It’s not so much a “stopgap measure” as a “middle-of-the-road” measure. What they’re after is something that is faster than mechanical hard drives, capable of holding more data than your standard cache, and not volatile like RAM. There are many kinds of data which benefit from this not-one-and-not-quite-the-other form of storage.

  16. Al says:

    Been using a 2Gb SanDisk Cruzer micro for Readyboost since installing Vista RTM back around 11/2/06, makes a noticible difference on my 3 yr old 1.5Ghz Centrino w/ 1.5GB RAM laptop. Just run a high memory situation (normally lots of swapping to disk), and pull the key and you’ll see a difference. Put the key back in and speed comes right back. Works great.

    Disk drives are by far the slowest aspect of machines now for a long time, anything to speed up disk access is a really useful development. I can’t wait for full flash HD’s. Heck if I could afford it I would figure out how to make one of those battery backed up RAM drives like they used to make for PCs.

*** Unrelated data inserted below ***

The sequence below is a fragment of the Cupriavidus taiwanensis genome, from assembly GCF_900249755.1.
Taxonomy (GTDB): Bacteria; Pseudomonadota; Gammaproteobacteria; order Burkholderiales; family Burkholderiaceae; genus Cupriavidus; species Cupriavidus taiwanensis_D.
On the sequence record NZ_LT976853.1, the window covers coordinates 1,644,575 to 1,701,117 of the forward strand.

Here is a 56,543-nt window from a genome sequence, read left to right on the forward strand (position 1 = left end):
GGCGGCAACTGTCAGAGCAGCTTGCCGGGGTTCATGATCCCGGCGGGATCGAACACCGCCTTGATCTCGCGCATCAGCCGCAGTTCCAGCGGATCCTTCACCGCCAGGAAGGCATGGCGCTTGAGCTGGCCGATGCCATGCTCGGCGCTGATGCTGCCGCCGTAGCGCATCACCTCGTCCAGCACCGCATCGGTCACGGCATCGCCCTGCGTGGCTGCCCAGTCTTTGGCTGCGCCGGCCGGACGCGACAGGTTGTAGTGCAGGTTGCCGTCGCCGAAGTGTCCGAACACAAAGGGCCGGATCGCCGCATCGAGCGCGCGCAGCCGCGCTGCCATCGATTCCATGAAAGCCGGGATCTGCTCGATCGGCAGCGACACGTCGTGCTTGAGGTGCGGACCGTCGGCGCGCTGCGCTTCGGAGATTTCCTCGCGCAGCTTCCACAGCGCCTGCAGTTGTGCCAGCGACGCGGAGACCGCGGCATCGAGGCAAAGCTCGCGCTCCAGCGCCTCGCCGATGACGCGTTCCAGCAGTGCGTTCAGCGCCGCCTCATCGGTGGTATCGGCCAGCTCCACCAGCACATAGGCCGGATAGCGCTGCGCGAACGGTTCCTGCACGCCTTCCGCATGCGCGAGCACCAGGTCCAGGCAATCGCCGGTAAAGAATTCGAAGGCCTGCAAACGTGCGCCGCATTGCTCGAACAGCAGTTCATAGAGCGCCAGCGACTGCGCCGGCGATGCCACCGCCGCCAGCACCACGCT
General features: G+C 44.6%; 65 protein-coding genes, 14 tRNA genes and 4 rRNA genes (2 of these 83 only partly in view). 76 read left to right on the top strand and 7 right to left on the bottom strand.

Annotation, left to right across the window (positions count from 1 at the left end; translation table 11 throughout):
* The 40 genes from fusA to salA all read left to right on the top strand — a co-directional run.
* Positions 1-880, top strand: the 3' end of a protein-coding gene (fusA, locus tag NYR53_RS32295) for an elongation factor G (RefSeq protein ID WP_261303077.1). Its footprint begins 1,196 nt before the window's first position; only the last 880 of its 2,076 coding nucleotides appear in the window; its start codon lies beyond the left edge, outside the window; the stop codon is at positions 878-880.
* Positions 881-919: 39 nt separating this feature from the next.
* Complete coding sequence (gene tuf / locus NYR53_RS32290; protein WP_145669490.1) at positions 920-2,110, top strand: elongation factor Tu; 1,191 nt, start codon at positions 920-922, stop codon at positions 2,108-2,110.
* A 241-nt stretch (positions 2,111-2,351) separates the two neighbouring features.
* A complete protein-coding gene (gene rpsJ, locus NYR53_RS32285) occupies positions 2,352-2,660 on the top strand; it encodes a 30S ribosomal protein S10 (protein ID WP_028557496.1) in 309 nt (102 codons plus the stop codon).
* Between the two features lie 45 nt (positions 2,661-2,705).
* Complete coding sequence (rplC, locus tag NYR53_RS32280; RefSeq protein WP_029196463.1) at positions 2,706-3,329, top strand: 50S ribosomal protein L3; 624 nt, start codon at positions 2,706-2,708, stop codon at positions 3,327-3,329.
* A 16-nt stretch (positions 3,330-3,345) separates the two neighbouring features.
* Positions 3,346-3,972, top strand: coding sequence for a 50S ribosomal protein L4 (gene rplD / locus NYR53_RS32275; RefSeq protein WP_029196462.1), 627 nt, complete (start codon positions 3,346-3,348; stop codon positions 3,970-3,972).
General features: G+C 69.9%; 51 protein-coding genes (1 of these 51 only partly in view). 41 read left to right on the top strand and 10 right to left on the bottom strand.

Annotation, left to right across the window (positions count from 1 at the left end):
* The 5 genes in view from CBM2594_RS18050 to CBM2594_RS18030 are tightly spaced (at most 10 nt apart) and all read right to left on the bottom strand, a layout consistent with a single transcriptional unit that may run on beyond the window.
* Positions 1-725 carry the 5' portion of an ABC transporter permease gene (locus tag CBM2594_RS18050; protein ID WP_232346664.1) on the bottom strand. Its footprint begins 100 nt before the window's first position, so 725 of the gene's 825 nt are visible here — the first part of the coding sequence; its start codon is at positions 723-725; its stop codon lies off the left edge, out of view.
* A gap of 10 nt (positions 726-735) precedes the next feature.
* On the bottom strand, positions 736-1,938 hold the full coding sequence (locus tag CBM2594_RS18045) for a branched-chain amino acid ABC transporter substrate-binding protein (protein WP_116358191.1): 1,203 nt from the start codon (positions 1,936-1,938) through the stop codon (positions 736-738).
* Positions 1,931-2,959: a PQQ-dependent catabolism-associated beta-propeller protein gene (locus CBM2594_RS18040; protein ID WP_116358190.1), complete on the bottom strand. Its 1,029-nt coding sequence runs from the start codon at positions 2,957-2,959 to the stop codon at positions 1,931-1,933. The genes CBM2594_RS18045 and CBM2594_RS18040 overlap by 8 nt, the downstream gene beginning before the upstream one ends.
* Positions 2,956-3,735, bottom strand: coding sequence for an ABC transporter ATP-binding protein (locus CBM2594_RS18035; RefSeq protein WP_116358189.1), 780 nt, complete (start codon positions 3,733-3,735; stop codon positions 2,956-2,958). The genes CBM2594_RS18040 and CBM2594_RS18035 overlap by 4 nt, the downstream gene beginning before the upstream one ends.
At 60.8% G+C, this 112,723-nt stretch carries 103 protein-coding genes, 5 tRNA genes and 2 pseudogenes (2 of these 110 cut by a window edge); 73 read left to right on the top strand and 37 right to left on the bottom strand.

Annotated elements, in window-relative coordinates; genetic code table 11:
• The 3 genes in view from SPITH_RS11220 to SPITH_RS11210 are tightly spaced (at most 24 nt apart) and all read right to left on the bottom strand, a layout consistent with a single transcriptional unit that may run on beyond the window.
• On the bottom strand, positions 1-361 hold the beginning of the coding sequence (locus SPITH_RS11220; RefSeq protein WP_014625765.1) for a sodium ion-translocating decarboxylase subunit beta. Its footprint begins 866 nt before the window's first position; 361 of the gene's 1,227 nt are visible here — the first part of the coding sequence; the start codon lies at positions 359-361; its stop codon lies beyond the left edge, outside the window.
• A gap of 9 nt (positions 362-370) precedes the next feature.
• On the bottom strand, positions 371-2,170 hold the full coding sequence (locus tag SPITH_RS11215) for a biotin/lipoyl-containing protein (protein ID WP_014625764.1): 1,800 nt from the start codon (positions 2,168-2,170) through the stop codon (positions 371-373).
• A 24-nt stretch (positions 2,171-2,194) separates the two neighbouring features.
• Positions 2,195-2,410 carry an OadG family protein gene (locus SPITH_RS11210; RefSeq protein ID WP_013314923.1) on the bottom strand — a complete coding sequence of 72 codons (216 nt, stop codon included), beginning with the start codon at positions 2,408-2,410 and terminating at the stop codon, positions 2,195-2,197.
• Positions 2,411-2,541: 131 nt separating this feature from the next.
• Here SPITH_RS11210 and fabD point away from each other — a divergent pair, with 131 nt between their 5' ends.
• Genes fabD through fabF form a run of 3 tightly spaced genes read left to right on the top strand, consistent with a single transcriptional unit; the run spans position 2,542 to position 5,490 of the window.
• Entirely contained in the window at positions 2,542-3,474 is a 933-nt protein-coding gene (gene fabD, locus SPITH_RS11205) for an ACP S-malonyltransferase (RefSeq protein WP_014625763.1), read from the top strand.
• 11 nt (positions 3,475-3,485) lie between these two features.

17. Ron Larson says:

    Doesn’t flash memory have a write life span? In other words, it can only write so many times? If true, then wouldn’t using a USB flash memory as a cache cause it to die an early death?

  18. GregA says:

    17#

    So what? You had a faster computer while it lasted. Worn out? Buy a new one.

  19. Mark says:

    17. At $45- $65 bucks for 4GB flash drive, like GregA says, its a moot point. By the time it dies, that will probably be $10.00. By the way, I tried this yesterday and it has definitely improved performance.

  20. Snappy! says:

    Think of it this way. Virtual memory currently comprises a paging file on the harddisk. When the system runs out of physical ram, it swaps out chunks of memory to the page file. With the flash mem in place, the swapping would occur first with the flash mem, and if the flash mem is full, the hdd.

    This means that the currently active app can easily have most of its code either in ram or flash, while those idle processes in the hdd page file.

    Of course, another way to make things faster is to make windows less bloated … but even then, having this flash mem extender thingie will make such a system faster as well. 🙂